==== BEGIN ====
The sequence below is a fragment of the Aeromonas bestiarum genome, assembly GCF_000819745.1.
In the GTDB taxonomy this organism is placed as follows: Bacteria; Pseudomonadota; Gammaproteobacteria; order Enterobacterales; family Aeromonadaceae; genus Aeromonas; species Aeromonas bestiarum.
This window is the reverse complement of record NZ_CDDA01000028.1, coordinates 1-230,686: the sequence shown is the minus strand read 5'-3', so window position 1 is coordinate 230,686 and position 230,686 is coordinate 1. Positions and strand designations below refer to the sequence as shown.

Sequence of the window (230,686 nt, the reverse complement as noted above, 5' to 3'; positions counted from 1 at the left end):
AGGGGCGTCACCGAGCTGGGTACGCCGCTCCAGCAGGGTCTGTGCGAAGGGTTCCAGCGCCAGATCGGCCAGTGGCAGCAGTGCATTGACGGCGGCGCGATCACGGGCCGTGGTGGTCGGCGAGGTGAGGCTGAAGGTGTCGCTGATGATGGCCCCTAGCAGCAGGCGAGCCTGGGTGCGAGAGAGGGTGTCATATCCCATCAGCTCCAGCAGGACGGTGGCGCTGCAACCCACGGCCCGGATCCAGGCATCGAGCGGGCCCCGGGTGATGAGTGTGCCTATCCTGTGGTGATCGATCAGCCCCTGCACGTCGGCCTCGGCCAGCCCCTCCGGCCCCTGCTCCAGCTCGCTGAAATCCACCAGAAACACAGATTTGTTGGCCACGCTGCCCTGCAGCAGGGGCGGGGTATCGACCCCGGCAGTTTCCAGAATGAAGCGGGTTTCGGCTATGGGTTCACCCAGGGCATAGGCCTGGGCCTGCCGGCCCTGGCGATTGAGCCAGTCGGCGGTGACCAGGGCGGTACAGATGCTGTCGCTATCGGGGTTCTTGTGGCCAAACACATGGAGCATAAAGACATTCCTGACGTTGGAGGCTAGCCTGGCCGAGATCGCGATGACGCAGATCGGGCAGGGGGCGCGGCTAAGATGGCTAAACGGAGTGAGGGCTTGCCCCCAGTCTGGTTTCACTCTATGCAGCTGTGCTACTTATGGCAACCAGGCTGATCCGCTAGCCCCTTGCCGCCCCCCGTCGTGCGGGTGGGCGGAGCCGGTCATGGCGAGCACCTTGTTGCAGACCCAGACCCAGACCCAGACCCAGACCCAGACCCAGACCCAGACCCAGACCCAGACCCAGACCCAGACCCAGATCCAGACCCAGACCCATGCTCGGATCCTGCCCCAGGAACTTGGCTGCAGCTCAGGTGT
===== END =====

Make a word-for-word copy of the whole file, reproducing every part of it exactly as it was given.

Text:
The sequence below is a fragment of the Aeromonas bestiarum genome, assembly GCF_000819745.1.
In the GTDB taxonomy this organism is placed as follows: Bacteria; Pseudomonadota; Gammaproteobacteria; order Enterobacterales; family Aeromonadaceae; genus Aeromonas; species Aeromonas bestiarum.
This window is the reverse complement of record NZ_CDDA01000028.1, coordinates 1-230,686: the sequence shown is the minus strand read 5'-3', so window position 1 is coordinate 230,686 and position 230,686 is coordinate 1. Positions and strand designations below refer to the sequence as shown.

Sequence of the window (230,686 nt, the reverse complement as noted above, 5' to 3'; positions counted from 1 at the left end):
AGGGGCGTCACCGAGCTGGGTACGCCGCTCCAGCAGGGTCTGTGCGAAGGGTTCCAGCGCCAGATCGGCCAGTGGCAGCAGTGCATTGACGGCGGCGCGATCACGGGCCGTGGTGGTCGGCGAGGTGAGGCTGAAGGTGTCGCTGATGATGGCCCCTAGCAGCAGGCGAGCCTGGGTGCGAGAGAGGGTGTCATATCCCATCAGCTCCAGCAGGACGGTGGCGCTGCAACCCACGGCCCGGATCCAGGCATCGAGCGGGCCCCGGGTGATGAGTGTGCCTATCCTGTGGTGATCGATCAGCCCCTGCACGTCGGCCTCGGCCAGCCCCTCCGGCCCCTGCTCCAGCTCGCTGAAATCCACCAGAAACACAGATTTGTTGGCCACGCTGCCCTGCAGCAGGGGCGGGGTATCGACCCCGGCAGTTTCCAGAATGAAGCGGGTTTCGGCTATGGGTTCACCCAGGGCATAGGCCTGGGCCTGCCGGCCCTGGCGATTGAGCCAGTCGGCGGTGACCAGGGCGGTACAGATGCTGTCGCTATCGGGGTTCTTGTGGCCAAACACATGGAGCATAAAGACATTCCTGACGTTGGAGGCTAGCCTGGCCGAGATCGCGATGACGCAGATCGGGCAGGGGGCGCGGCTAAGATGGCTAAACGGAGTGAGGGCTTGCCCCCAGTCTGGTTTCACTCTATGCAGCTGTGCTACTTATGGCAACCAGGCTGATCCGCTAGCCCCTTGCCGCCCCCCGTCGTGCGGGTGGGCGGAGCCGGTCATGGCGAGCACCTTGTTGCAGACCCAGACCCAGACCCAGACCCAGACCCAGACCCAGACCCAGACCCAGACCCAGACCCAGACCCAGACCCAGATCCAGACCCAGACCCATGCTCGGATCCTGCCCCAGGAACTTGGCTGCAGCTCAGGTGT